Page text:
No election for open SM council seat?

So, you want to join the San Marcos City Council? Apply now at city hall/City of San Marcos

San Marcos has an open city council seat. However, leaders won’t schedule an election. Instead, council members want to fill the seat themselves and appoint the new council member.

Wait, what?

On Tuesday, Dec. 11, council members voted unanimously to fill the seat left open by Rebecca Jones when she was elected mayor last month, by voting among themselves for a new member.

Does that sound like democracy in action to you?

“Time constraints, cost and process are important with either option,” said Jones on the official San Marcos news site. “Knowing it would cost our taxpayers more than $600,000 to hold a special election while also extending the time frame for filling the vacancy, I think Council can come to a consensus on an appointment.”

Council members Sharon Jenkins, Maria Nunez and Randy Walton supported the move to ditch an election for Jones’ at-large seat and themselves choose their new colleague who would hold the seat through 2020.

Nice work if you can get it.

The obvious question is why should council members circumvent city voters and do the dirty deed all on their lonesome.

So what if the election costs $600,000, if that indeed is the bill. Small price to pay for representative government. Not to mention, this council member who was not elected merely one month ago will serve a full four-year term.

If Jones were so upset by the cost, why didn’t she resign her council seat when she decided to run for mayor? That way, the at-large council member could have been elected along with others last month.

The city of San Marcos long has been plagued by significant transparency issues. For example, residents can’t even freely walk into city offices. Those offices have been locked for decades, and the only way to enter is through permission from unelected personnel sitting at a desk in front of the locked fortress of city solitude.

The excuse given for that closed door policy was city leaders were concerned that violence or untoward acts might occur without such front desk screening. What is this, Kabul, Afghanistan? Sorry, folks, that’s lame and, frankly, insulting. Residents should be able to access their government offices in an open, transparent fashion.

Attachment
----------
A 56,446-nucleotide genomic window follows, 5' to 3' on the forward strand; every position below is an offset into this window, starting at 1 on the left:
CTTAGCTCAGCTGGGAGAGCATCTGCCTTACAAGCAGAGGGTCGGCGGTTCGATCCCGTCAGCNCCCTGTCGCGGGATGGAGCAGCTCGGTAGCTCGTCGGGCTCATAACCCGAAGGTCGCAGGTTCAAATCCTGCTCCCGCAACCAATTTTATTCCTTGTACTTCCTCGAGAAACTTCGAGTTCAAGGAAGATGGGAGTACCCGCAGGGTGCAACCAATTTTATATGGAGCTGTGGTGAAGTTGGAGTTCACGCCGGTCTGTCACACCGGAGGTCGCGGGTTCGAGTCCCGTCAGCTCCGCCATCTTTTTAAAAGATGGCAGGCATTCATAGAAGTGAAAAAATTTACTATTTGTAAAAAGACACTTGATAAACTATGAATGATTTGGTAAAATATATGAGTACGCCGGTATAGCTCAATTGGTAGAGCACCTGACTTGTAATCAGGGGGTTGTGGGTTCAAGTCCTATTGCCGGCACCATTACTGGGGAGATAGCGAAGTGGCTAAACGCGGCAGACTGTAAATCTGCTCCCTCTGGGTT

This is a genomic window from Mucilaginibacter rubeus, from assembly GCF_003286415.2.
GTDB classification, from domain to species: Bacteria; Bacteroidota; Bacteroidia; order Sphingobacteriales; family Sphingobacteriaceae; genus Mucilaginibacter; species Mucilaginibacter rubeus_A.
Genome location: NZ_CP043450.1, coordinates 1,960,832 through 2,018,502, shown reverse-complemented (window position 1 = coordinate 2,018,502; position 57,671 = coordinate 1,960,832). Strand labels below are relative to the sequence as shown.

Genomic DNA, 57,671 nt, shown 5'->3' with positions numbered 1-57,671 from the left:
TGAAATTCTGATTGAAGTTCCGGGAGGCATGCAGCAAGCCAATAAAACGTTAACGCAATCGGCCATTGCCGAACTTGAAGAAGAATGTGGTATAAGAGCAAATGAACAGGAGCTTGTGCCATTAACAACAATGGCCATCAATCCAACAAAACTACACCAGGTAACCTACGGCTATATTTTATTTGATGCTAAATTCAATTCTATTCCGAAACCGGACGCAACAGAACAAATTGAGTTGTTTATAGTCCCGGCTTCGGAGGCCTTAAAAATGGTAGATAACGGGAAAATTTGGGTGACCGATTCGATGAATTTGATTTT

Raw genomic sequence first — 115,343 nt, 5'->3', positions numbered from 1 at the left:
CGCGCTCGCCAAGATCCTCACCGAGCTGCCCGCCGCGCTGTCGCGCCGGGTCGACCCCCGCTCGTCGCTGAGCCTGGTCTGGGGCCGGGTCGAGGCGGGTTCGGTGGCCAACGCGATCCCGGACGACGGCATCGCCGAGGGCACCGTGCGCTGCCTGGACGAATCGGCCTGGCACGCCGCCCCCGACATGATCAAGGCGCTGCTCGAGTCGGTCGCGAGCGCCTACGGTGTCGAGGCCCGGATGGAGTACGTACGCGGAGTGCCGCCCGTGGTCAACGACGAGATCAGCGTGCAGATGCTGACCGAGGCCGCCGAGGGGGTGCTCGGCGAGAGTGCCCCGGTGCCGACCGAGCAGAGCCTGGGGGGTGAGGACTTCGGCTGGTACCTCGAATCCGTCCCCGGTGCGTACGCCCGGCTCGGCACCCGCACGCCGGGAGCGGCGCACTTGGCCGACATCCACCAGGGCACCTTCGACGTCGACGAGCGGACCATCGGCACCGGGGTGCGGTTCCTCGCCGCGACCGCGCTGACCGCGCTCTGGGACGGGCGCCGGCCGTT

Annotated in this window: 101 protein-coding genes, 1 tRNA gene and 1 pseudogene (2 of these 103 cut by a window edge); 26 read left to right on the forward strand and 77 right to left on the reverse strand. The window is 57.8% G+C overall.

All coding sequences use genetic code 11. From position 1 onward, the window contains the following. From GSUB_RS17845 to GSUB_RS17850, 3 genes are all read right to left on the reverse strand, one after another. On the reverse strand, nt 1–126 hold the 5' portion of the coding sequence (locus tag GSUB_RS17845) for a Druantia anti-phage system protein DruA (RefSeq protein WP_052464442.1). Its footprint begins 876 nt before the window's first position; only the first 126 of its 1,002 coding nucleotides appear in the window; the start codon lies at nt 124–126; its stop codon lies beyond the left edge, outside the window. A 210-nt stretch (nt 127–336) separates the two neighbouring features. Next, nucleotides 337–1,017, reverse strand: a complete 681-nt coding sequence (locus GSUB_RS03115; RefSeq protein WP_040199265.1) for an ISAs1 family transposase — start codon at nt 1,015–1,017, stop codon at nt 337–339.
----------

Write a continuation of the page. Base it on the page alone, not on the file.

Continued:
This type of secrecy has been a city hallmark ever since its inception in January 1963, after a handful of business leaders got together behind closed doors at a local market to hash out incorporation details.

City officials traditionally have been difficult to access. That tradition continues unabated, especially since nobody truly covers the city anymore. That’s including the San Diego Union Tribune, which even has a regional office at a San Marcos industrial area. Or maybe, in the case of the newspaper, because it does.

This matter of having council members determine who joins their little club is a dog and pony show, completely at odds with democratic values and fraught with the possibility for abuse.

Walton won the District 2 seat with 51.85 percent of the vote last month. Nunez didn’t even get a majority, winning with 49.8 percent of the vote. Jones was elected mayor with 51.21 percent of the vote. Each contest featured three candidates.

Each of those elections was hardly a slam-dunk blowout or massive endorsement of the winning candidate. Why should these officeholders be allowed to pick the next council member, then; especially for the two years remaining on a four-year seat left open just one month after the regular election?

Letting existing council members choose a new council member without public input reeks of dirty tricks and the possibility of collusion. Even if the process proceeds in an honorable fashion, it presents the appearance of impropriety.

Letting four people decide they should choose a council member instead of the 25,000 to 30,000 voters who chose Jones as mayor by a slim majority is simply disgraceful.

It costs $600,000? Big deal. Democracy is worth $600,000, if we take Jones at her word about the cost. By comparison, the city of San Marcos proposed FY 2018-2019 Budget provides over $36 million for personnel expenses alone.

For the record, and unless the good citizens of San Marcos do something to stop the process and return the seat to the voters, applicants must be 18 years old and San Marcos registered voters.

Applications must be submitted by 5:30 p.m. Thursday, Jan. 10 to the city clerk’s office — that is, if you can get access to it. Applicants are scheduled to be interviewed at an open council session — as required by law — starting at 6 p.m. Tuesday, Jan. 15.

According to the San Marcos oficial website: “The City Council may make a decision at the special council meeting or may direct staff to place the matter on a future agenda for action. City Council has 60 days from the time the seat was vacated to make its decision. For more information or appointment application materials, visit or contact the San Marcos City Clerk’s Office at (760) 744-1050, ext. 3105.”

Yeah, well, cough, cough. It would behoove San Marcos voters, in our humble opinion, to take matters into their own hands for the sake of democracy and transparency. If you care who represents you, tell the council members and new mayor to do the right thing and let the people decide who represents them rather than the politicians. Barring that, show up on Jan. 15 and let them know in person what you think of their theft of democracy from San Marcos voters.

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